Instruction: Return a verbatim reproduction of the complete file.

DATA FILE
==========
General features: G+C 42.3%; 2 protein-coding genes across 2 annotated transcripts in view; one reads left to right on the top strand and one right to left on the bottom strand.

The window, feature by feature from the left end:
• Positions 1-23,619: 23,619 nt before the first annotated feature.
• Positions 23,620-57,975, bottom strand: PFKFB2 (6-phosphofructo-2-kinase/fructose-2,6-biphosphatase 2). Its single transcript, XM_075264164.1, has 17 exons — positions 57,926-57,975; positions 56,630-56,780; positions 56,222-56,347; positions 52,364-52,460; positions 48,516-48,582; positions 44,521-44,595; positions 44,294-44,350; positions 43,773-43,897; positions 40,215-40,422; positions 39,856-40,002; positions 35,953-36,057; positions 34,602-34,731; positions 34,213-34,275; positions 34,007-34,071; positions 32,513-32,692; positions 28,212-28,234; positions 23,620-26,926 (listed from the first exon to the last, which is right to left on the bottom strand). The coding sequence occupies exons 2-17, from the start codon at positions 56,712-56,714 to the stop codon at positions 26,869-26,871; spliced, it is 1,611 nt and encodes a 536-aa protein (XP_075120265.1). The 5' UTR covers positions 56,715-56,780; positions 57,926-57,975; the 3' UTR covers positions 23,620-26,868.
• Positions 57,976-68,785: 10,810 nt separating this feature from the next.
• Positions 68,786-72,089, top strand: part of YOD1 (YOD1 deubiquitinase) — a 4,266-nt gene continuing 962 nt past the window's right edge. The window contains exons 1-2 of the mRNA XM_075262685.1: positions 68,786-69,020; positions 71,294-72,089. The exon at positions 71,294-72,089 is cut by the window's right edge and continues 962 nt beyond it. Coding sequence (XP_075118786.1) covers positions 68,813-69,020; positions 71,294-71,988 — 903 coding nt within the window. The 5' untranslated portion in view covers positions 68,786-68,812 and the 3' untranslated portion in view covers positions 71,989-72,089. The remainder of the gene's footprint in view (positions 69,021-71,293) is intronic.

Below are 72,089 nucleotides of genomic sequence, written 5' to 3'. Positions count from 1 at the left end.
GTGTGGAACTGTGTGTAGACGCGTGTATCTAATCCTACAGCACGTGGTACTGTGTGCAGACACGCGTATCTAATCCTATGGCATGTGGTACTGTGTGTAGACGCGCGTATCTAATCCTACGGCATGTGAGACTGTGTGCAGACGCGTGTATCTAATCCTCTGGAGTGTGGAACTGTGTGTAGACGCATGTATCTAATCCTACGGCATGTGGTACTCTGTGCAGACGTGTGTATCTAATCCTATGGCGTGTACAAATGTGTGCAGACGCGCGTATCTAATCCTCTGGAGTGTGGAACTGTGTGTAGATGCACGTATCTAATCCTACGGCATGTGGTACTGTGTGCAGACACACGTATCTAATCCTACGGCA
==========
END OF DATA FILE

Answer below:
General features: G+C 42.3%; 2 protein-coding genes across 2 annotated transcripts in view; one reads left to right on the top strand and one right to left on the bottom strand.

The window, feature by feature from the left end:
• Positions 1-23,619: 23,619 nt before the first annotated feature.
• Positions 23,620-57,975, bottom strand: PFKFB2 (6-phosphofructo-2-kinase/fructose-2,6-biphosphatase 2). Its single transcript, XM_075264164.1, has 17 exons — positions 57,926-57,975; positions 56,630-56,780; positions 56,222-56,347; positions 52,364-52,460; positions 48,516-48,582; positions 44,521-44,595; positions 44,294-44,350; positions 43,773-43,897; positions 40,215-40,422; positions 39,856-40,002; positions 35,953-36,057; positions 34,602-34,731; positions 34,213-34,275; positions 34,007-34,071; positions 32,513-32,692; positions 28,212-28,234; positions 23,620-26,926 (listed from the first exon to the last, which is right to left on the bottom strand). The coding sequence occupies exons 2-17, from the start codon at positions 56,712-56,714 to the stop codon at positions 26,869-26,871; spliced, it is 1,611 nt and encodes a 536-aa protein (XP_075120265.1). The 5' UTR covers positions 56,715-56,780; positions 57,926-57,975; the 3' UTR covers positions 23,620-26,868.
• Positions 57,976-68,785: 10,810 nt separating this feature from the next.
• Positions 68,786-72,089, top strand: part of YOD1 (YOD1 deubiquitinase) — a 4,266-nt gene continuing 962 nt past the window's right edge. The window contains exons 1-2 of the mRNA XM_075262685.1: positions 68,786-69,020; positions 71,294-72,089. The exon at positions 71,294-72,089 is cut by the window's right edge and continues 962 nt beyond it. Coding sequence (XP_075118786.1) covers positions 68,813-69,020; positions 71,294-71,988 — 903 coding nt within the window. The 5' untranslated portion in view covers positions 68,786-68,812 and the 3' untranslated portion in view covers positions 71,989-72,089. The remainder of the gene's footprint in view (positions 69,021-71,293) is intronic.

Below are 72,089 nucleotides of genomic sequence, written 5' to 3'. Positions count from 1 at the left end.
GTGTGGAACTGTGTGTAGACGCGTGTATCTAATCCTACAGCACGTGGTACTGTGTGCAGACACGCGTATCTAATCCTATGGCATGTGGTACTGTGTGTAGACGCGCGTATCTAATCCTACGGCATGTGAGACTGTGTGCAGACGCGTGTATCTAATCCTCTGGAGTGTGGAACTGTGTGTAGACGCATGTATCTAATCCTACGGCATGTGGTACTCTGTGCAGACGTGTGTATCTAATCCTATGGCGTGTACAAATGTGTGCAGACGCGCGTATCTAATCCTCTGGAGTGTGGAACTGTGTGTAGATGCACGTATCTAATCCTACGGCATGTGGTACTGTGTGCAGACACACGTATCTAATCCTACGGCA